Lophelia II 2012 Explorers
Greg Boland is a biological oceanographer with the Department of Interior’s Bureau of Ocean Energy Management (BOEM), working out of the agency’s headquarters office in Herndon, Virginia. He is the BOEM lead for the Lophelia II study. He is the benthic communities lead for BOEM studies in all national regions, including the Pacific, Atlantic, Alaska, and Gulf of Mexico. Before moving to headquarters, Greg worked in the BOEM Gulf of Mexico Region for 12 years, where he was responsible for both fisheries and deep-water community subject areas. Prior to his federal positions, he worked with LGL Ecological Research Associates in Bryan, Texas, and at Texas A&M University’s Department of Oceanography. His areas of interest include deep-sea biology, coral reef ecology, artificial reef ecology, and fishery biology.
Dr. Coykendall is a geneticist at USGS Leetown Science Center. Since childhood, she has wanted to become a marine biologist. As an undergraduate at the University of South Carolina, she narrowed the focus to studying population genetics of threatened and endangered marine species. She continued this trajectory at UC Davis getting a Ph.D in genetics. Her post-doctoral work as a collaboration between Monterey Bay Aquarium Research Institute and Rutgers University focused on the gene flow in a deep sea hydrothermal vent tube worm. Currently, along with Dr. Cheryl Morrison, she is conducting research on the genetic connectivity of cold water corals and their associated invertebrates within and between deep sea habitats as well as gene expression studies to develop a bioassay for corals exposed to environmental stressors.
Emily Crum is a web design specialist for NOAA’s National Ocean Service’s Communication and Education Division. She leads content development and design for the NOAA Ocean Explorer website and also manages the site’s associated Facebook and Twitter accounts. On this cruise, Emily will be serving as the web coordinator, collecting mission logs, photos, and videos to help members of the public understand, appreciate, and revel in the discoveries made about cold-water corals in the Gulf of Mexico.
Brian DeSanti holds a bachelor’s degree in marine science from Florida Gulf Coast University. He is currently working on his master’s degree in oceanography at Florida State University, where he is comparing Lophelia pertusa communities in the Gulf of Mexico. After completing his master’s degree, Brian would like to continue his education and get a Ph.D.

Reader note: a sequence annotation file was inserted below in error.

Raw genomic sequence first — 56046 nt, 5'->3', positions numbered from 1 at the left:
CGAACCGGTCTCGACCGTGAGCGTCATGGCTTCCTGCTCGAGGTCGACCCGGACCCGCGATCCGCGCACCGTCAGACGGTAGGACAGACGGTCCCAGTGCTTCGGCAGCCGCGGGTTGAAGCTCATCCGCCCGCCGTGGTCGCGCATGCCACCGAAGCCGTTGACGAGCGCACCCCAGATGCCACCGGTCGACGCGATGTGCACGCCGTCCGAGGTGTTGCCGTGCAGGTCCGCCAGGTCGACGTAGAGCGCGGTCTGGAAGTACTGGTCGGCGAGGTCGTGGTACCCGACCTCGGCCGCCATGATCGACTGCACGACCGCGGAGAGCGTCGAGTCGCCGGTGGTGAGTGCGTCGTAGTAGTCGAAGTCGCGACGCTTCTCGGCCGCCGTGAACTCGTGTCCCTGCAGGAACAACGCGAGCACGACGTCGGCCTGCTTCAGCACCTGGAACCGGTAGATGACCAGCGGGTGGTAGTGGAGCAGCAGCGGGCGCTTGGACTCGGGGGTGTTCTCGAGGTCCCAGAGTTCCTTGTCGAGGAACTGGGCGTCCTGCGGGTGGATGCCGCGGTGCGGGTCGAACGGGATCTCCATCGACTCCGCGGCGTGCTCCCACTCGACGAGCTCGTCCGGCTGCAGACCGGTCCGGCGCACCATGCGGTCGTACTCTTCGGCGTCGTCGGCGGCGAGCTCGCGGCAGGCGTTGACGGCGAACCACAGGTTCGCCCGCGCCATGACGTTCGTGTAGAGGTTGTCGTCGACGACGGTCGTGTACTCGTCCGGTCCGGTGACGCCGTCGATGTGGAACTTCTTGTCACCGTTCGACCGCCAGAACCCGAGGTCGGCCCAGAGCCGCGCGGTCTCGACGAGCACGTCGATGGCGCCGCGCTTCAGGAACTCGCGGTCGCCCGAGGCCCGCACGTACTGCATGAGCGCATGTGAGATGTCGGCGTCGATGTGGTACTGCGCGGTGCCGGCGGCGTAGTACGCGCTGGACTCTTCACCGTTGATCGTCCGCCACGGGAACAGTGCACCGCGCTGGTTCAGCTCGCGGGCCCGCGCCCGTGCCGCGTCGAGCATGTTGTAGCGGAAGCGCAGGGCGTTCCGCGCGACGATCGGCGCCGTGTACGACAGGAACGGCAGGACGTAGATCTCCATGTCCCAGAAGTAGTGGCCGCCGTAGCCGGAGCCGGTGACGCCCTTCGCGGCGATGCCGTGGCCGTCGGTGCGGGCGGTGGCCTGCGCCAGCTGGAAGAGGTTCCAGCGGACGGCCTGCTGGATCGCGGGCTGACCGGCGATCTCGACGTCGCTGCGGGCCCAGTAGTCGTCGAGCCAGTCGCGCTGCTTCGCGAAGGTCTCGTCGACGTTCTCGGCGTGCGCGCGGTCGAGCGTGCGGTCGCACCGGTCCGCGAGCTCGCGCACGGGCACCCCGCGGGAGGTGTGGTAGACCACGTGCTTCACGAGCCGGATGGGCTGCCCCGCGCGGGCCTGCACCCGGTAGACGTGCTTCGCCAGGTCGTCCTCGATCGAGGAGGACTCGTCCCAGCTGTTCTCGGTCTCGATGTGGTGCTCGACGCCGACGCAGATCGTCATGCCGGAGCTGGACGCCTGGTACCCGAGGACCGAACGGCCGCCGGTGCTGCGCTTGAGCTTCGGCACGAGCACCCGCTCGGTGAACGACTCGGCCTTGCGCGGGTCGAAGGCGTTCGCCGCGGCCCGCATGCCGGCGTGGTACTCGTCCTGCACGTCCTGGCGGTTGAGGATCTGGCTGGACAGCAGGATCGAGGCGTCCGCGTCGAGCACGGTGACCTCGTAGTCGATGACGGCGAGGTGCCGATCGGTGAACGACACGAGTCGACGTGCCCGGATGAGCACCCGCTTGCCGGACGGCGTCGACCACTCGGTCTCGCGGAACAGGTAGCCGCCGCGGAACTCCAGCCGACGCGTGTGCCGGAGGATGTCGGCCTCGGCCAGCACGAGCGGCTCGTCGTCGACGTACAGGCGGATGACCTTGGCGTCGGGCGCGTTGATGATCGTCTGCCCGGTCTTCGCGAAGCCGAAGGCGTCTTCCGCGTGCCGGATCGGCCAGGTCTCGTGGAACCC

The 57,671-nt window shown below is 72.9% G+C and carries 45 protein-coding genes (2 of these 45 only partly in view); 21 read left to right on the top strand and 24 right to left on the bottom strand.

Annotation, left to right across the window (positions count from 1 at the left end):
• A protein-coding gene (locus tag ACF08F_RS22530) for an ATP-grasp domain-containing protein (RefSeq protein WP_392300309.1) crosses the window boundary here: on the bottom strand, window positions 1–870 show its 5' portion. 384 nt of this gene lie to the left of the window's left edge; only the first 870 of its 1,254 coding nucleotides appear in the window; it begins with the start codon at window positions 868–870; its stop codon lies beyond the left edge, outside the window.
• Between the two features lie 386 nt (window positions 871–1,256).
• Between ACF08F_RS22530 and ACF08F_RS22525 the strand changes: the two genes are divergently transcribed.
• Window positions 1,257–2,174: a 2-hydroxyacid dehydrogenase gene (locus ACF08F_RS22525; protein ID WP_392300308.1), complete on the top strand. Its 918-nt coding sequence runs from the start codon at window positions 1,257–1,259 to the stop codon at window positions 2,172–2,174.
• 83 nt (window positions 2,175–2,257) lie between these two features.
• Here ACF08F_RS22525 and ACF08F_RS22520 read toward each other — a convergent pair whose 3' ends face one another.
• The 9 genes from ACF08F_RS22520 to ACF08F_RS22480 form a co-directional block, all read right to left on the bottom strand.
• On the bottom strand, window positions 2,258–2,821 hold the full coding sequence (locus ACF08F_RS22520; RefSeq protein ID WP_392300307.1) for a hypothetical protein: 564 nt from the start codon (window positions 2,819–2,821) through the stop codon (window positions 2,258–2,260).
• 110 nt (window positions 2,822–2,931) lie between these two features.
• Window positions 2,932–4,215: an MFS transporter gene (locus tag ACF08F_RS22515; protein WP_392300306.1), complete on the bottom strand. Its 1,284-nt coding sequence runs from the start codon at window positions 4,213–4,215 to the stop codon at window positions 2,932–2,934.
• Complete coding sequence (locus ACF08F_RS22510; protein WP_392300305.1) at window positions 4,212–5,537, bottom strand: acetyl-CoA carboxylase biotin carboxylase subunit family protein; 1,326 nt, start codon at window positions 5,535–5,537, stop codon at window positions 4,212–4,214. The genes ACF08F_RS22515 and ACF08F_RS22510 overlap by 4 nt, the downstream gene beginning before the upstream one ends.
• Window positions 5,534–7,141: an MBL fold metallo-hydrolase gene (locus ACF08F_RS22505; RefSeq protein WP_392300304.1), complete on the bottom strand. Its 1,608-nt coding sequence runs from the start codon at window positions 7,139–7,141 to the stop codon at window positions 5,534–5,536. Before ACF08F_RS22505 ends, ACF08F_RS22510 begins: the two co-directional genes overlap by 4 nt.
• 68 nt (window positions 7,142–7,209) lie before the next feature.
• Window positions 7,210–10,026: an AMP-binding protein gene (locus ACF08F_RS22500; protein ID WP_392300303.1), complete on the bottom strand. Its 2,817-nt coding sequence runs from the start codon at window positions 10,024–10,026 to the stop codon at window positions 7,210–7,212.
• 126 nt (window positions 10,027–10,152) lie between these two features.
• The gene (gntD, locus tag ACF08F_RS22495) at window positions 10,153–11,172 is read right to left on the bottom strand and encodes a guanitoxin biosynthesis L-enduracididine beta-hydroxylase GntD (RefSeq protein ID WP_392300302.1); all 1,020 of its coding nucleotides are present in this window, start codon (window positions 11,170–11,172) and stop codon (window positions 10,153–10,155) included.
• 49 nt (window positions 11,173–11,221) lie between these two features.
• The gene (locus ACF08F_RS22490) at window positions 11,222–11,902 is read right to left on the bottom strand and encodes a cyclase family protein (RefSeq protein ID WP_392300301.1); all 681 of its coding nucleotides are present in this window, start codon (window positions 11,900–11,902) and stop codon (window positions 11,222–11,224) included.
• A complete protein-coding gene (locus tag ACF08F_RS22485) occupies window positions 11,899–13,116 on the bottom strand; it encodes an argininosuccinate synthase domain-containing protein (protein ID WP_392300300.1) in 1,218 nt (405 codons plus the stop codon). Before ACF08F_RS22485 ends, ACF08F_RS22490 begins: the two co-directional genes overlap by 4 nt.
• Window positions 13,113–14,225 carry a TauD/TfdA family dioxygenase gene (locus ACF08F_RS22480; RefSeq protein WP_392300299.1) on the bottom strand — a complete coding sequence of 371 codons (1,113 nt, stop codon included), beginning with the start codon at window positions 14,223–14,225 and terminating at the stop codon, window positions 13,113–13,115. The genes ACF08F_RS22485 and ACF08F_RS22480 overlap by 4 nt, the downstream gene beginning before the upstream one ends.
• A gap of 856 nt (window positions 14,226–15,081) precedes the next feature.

Denise DiGiovanni-Gordon is the primary Data Manager for NOAA’s Office of Ocean Exploration and Research (OER). She is responsible for the hands-on management of the wide range of scientific data and information collected on OER-sponsored expeditions. In this role, Denise inventories OER data collections, provides quality assurance for standard metadata records in a range of formats, and pairs the data collections with the metadata in the preparation of archive submission packages. Denise works closely with her counterparts in each of the NOAA Data Centers and the NOAA Library to make sure that data packages submitted for archive are handled promptly and accurately. Denise also updates the OER Digital Atlas so that OER data are publicly accessible as soon as possible after archival.
Janessy Frometa received her B.S. in Biology at the University of Florida in 2010. Since that time, she has been working as a research technician in Dr. Amanda Demopoulos's Benthic Ecology lab at the U.S. Geological Survey. Her research interests include deep sea biology and invertebrate ecology. While at sea, Janessy will oversee sediment core collections for infauna community analyses.
Sam is a Ph.D student in the Cordes lab of deep-sea ecology in the Department of Biology at Temple University. He is interested in understanding what factors influence the spatial distribution of cold-water corals. His current research focuses on developing environmental niche models in order to explain and predict the distribution of Lophelia pertusa in the Gulf of Mexico. On this cruise, he will be primarily responsible for measuring water chemistry parameters and caring for live coral collections.